Despite mainstream media reports for the past three months to the contrary, Bengie Molina did not sign with the Mets. Here’s why I am excited. Free agent catcher Bengie Molina has apparently agreed to return to the Giants on a one-year contract. Earlier in the offseason, reports were flying that Molina was going to the Mets, on either a two or three-year deal. Clearly, that did not happen. Once again, rumors of the incompetence of general manager Omar Minaya far outstrip reality.
It appears that Minaya held fast to a contract of one year and a vesting option for Molina. Perhaps Molina felt that if he was healthy and productive enough to cash in the vesting option offered by the Mets, that he could do better out on the free agent market following this season. Or perhaps he felt the Giants had a better opportunity to make the postseason than the Mets.
Bottom line is I do not care why Molina chose to sign with the Giants. Instead, I am just thrilled that he is not going to be on the Mets. While Molina may very well have been the best free agent catcher available, that does more to show the weakness of available backstops than produce compelling evidence that Molina is any good.
Why am I so down on a catcher who hit 20 HR and drove in 80 runs last year? Let me count the ways:
1. He is going to be 35 years old, which makes it hugely unlikely that he will reach 20 HR again. Only one player in MLB history has hit at least 15 HR as a 34-year old and matched or exceeded that total as a 35-year old. Ernie Whitt went from 16 to 19 HR. Everyone else, a list that includes Yogi Berra, Roy Campanella, Elston Howard, Sherm Lollar, Jorge Posada and Terry Steinbach (and others) saw their HR output decrease, some by as much as two-thirds.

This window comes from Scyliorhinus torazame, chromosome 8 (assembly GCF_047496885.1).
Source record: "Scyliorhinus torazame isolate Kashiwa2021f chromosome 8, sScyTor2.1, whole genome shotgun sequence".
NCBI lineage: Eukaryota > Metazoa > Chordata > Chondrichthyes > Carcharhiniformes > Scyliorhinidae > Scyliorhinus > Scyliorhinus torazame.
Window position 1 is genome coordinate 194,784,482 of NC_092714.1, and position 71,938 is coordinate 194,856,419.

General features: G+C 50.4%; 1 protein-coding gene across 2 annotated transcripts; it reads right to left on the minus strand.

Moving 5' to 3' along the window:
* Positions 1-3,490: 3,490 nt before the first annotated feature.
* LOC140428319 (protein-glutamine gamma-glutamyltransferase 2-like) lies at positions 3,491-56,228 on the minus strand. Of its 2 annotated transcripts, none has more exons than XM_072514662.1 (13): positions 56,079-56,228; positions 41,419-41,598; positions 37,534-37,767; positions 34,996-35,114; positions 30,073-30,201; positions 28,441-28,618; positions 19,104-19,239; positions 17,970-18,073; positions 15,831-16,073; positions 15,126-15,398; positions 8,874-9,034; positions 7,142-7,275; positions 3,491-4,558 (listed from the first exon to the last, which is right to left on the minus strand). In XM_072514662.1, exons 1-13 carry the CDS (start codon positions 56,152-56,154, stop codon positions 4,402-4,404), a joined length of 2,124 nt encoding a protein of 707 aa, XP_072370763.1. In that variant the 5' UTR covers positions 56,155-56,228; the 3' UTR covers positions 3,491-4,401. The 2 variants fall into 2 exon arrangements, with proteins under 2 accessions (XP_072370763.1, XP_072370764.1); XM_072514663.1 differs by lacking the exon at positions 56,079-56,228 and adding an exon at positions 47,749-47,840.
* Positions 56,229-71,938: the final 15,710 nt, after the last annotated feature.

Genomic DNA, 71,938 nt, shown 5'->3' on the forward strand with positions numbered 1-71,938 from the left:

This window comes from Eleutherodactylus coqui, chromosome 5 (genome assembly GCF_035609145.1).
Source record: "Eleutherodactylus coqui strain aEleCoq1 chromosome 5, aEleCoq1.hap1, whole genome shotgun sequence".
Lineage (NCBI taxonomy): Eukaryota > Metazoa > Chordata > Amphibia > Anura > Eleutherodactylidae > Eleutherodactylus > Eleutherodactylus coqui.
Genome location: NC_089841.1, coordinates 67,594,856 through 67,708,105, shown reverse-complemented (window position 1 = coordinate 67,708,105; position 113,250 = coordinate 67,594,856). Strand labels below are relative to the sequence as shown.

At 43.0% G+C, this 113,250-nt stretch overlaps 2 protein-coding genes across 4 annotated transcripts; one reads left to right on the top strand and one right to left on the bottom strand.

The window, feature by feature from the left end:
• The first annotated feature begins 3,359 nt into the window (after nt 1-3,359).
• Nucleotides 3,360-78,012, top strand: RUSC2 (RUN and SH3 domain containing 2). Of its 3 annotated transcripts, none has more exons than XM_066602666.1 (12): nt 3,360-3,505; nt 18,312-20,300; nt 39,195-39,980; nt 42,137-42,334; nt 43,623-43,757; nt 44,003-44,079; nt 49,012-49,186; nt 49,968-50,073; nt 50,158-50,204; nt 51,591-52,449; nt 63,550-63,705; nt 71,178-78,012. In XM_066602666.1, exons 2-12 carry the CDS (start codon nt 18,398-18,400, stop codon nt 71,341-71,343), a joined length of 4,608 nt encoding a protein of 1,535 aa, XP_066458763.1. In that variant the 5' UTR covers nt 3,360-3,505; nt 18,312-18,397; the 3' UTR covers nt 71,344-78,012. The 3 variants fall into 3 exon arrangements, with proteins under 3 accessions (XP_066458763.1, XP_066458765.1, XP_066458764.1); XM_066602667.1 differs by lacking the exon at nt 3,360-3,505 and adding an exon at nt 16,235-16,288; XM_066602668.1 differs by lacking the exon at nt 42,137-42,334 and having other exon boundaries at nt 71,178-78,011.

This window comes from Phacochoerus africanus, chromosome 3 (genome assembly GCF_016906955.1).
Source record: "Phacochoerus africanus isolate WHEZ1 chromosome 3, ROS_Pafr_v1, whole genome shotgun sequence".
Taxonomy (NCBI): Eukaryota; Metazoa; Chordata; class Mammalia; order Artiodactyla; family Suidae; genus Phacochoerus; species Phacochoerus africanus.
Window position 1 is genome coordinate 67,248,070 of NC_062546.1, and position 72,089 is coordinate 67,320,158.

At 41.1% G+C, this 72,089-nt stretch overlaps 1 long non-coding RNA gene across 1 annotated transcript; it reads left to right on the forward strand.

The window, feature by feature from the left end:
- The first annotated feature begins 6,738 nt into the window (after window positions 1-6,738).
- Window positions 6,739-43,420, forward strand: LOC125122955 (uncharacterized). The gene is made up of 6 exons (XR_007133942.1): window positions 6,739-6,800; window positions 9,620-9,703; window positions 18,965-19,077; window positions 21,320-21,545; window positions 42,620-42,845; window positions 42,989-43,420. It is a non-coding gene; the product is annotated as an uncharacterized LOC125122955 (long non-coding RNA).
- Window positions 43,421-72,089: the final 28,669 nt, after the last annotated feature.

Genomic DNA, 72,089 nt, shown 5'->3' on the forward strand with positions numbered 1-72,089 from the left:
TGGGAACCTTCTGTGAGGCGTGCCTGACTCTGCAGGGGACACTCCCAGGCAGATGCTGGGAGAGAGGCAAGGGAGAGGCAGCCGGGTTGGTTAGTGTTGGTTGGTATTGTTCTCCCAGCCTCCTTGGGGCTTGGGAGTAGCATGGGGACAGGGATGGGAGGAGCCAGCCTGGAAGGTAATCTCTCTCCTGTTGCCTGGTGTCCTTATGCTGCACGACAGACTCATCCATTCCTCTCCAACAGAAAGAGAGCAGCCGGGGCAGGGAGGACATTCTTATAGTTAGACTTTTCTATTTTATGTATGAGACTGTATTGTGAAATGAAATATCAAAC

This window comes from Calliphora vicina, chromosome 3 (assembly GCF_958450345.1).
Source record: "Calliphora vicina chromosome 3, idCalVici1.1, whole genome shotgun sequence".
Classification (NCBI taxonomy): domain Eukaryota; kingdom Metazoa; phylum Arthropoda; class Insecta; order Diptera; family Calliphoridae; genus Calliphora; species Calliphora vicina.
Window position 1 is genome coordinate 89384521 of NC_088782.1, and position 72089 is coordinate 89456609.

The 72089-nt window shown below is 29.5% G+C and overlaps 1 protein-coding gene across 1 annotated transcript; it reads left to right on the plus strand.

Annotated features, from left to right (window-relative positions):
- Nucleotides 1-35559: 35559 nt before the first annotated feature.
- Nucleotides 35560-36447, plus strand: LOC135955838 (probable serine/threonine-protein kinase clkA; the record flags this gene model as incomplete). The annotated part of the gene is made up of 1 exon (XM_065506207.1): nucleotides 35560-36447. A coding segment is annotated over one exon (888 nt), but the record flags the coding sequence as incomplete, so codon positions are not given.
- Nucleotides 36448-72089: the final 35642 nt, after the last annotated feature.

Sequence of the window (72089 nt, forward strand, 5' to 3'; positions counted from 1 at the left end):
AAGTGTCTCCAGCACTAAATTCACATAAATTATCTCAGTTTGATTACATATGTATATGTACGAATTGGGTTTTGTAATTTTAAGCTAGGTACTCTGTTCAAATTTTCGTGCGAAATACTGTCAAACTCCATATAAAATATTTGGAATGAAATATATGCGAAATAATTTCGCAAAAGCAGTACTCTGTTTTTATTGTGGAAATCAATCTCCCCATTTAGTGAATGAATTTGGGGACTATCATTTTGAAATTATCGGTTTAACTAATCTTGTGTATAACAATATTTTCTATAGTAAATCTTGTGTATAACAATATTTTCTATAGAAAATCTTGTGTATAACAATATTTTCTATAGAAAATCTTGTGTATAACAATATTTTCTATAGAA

2. His RBI total was that high simply because he hit cleanup for the Giants. He was not going to hit cleanup for the Mets and therefore his RBI numbers were going to take a hit.
3. He had a .285 OBP last year. The Mets lineup already has Jeff Francoeur and the pitcher hitting and simply did not need another OBP anchor.
4. He is no longer a good defensive catcher. The Fielding Bible had him at -9 Defensive Runs Saved.
5. He is perhaps the slowest player in baseball
6. He had an .856 OPS at home last year and a .610 road OPS.
Any one of those things would be a huge red flag. That Molina had six of them and the Mets were interested, even on a one-year contract, is a bit frightening.
But today is a day to celebrate. The Mets did not set themselves up for disappointment by signing an old catcher to a long, expensive deal only to watch him fall on his face. Odds are that they will still sign a catcher on the wrong side of 30, like Rod Barajas or Yorvit Torrealba, but those will come at a cheaper cost and unlikely with anything more than a one-year commitment.
My preference still would be to open the season with Josh Thole and Henry Blanco as the team’s catchers, with Thole getting more work as the season progressed. Thole has a poor defensive reputation and he does give up a fair number of passed balls. But Blanco is considered one of the top defensive catchers around and who better to help tutor the youngster?
But even if Thole starts the year in the minors, it will not be because the Mets signed an overpriced stiff like Molina. Now we have to see where the Mets use the money earmarked for Molina instead. Obviously they need to address their starting pitching and rumors have them interested in Joel Pineiro. I hope they sign Jon Garland and one of the reclamation projects – Erik Bedard or Ben Sheets – instead.
But no Bengie Molina on the 2010 Mets and for that, I am grateful.